thumbnail

A multi-refuge study to evaluate the effectiveness of growing-season and dormant-season burns to control cattail

Scientific Investigations Report 2012-5143

Prepared in cooperation with the U.S. Fish and Wildlife Service
By:
, , , and

Links

Abstract

Proliferation of invasive cattails (for example, Typha x glauca, T. angustifolia) is a concern of wetland managers across the country, and numerous methods have been used to control the spatial extent and density of the plant. To date, however, no single method has proven widely or consistently effective at reducing the long-term growth and spread of these species. We performed a multi-refuge study to evaluate the relative effects of growing-season and dormant-season prescribed burns on cattail production and to gain insight on variables such as soil moisture, groundwater, and biomass that affect the efficacy of burning as a control method. Results indicate total cattail cover recovers to pre-burn levels within 1 year regardless of whether the controlled burn was implemented during the growing season or dormant season. Growing-season burns, however, did result in lower aboveground and belowground cattail biomass 1-year post-burn, whereas no significant change in biomass was detected for dormant-season burns. Study results support the premise that burns implemented during the growing season should have a greater effect on nutrient reserves and cattail re-growth. Results from this and other studies suggest long-term research that incorporates multiple management strategies will be required to evaluate the potential of prescribed burning as a method to control cattail.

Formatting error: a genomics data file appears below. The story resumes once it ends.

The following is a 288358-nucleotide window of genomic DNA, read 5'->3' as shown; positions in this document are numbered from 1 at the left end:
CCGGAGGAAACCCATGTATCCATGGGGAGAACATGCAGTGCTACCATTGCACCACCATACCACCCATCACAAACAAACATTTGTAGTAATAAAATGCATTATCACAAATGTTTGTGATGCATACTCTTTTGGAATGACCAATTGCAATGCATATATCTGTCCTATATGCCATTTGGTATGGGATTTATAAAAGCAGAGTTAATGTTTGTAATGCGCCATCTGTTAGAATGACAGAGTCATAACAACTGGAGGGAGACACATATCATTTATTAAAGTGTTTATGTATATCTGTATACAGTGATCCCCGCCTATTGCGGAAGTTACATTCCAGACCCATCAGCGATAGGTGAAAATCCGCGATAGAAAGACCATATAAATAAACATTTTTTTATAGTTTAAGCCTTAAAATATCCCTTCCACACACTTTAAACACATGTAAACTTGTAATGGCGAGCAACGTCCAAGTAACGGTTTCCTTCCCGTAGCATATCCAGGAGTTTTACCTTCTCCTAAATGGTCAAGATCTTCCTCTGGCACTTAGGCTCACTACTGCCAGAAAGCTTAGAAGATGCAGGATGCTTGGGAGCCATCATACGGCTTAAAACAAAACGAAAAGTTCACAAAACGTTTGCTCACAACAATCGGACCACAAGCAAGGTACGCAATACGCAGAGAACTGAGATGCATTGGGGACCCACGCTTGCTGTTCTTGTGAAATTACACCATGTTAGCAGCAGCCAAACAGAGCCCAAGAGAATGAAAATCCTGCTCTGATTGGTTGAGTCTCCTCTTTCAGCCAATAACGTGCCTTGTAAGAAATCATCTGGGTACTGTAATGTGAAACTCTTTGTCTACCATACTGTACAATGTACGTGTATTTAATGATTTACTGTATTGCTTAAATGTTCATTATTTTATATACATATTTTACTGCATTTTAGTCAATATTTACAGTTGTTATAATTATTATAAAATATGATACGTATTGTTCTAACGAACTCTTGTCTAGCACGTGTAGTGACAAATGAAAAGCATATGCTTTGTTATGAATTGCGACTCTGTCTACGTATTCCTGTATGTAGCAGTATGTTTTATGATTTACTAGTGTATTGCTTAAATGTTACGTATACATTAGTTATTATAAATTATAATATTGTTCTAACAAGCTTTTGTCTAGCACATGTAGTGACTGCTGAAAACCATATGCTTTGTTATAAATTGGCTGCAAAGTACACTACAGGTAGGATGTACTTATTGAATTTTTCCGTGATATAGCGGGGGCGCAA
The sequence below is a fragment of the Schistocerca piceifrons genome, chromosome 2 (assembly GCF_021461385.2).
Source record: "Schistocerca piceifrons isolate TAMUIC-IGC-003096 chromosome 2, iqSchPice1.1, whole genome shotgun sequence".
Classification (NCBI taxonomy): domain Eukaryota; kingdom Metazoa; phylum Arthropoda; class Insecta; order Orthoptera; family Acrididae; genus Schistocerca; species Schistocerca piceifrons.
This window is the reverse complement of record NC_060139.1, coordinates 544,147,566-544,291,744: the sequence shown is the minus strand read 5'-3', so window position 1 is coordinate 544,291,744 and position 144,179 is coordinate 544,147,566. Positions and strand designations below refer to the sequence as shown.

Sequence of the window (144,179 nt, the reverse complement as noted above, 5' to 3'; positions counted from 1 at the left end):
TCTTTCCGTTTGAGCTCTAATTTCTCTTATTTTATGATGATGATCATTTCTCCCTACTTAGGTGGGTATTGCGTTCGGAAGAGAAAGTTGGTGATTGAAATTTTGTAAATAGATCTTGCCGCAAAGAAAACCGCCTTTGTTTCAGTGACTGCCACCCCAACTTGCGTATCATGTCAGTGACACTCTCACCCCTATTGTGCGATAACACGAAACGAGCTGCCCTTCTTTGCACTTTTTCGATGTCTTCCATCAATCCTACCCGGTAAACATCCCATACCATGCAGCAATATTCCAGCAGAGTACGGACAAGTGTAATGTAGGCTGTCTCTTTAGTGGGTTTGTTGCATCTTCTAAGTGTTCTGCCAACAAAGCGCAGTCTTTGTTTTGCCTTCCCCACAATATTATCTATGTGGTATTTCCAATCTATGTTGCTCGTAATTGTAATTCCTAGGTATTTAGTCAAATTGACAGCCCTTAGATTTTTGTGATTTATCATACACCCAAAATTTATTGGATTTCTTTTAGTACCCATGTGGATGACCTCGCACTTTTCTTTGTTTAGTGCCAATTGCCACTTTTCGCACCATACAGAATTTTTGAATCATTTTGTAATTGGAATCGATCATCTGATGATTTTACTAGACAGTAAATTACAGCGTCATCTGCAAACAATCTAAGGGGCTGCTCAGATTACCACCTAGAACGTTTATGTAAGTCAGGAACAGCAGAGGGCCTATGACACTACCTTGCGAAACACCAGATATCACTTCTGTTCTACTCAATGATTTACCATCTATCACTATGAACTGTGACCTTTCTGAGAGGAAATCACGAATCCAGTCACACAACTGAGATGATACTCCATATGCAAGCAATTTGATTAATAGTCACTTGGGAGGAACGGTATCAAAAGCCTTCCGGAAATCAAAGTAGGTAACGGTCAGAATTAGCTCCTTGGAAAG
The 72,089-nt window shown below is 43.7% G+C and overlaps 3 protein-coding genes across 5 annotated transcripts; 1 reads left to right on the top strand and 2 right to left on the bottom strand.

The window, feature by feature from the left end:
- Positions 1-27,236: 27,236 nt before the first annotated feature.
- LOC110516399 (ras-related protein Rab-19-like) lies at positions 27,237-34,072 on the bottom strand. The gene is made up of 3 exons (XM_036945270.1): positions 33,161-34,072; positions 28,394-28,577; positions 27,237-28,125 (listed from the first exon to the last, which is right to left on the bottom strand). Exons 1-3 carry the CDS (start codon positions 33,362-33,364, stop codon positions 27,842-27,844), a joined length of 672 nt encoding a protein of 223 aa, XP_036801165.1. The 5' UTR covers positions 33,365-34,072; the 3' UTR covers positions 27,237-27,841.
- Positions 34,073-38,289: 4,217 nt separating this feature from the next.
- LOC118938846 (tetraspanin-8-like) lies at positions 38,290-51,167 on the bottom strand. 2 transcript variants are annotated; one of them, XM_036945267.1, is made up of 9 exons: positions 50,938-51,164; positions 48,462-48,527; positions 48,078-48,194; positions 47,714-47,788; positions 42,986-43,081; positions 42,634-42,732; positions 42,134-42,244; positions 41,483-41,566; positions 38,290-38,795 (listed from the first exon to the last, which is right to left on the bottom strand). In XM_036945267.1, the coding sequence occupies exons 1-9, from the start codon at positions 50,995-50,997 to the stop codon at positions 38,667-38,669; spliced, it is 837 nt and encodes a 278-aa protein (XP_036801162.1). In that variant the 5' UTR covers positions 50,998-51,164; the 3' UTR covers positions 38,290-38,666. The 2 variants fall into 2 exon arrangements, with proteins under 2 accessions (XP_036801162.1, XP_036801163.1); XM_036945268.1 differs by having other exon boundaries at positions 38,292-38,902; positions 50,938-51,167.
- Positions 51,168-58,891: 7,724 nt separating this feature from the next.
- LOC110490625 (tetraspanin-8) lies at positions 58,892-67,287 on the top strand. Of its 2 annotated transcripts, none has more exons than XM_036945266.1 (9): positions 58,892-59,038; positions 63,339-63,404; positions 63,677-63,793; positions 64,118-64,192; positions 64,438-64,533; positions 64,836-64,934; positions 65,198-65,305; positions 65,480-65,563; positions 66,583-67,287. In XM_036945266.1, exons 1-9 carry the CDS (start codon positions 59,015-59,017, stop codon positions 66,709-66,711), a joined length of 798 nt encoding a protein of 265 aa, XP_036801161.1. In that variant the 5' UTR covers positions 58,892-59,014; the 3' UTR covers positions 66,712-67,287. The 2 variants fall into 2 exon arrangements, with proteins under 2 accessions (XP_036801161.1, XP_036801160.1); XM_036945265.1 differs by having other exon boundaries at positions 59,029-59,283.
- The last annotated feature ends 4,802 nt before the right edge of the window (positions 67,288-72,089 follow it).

Additional Publication Details

Publication type:
Report
Publication Subtype:
USGS Numbered Series
Title:
A multi-refuge study to evaluate the effectiveness of growing-season and dormant-season burns to control cattail
Series title:
Scientific Investigations Report
Series number:
2012-5143
Year Published:
2012
Language:
English
Publisher:
U.S. Geological Survey
Publisher location:
Reston, VA
Contributing office(s):
Northern Prairie Wildlife Research Center
Description:
vi, 15 p.
First page:
i
Last page:
15
Country:
United States
Additional Online Files(Y/N):
N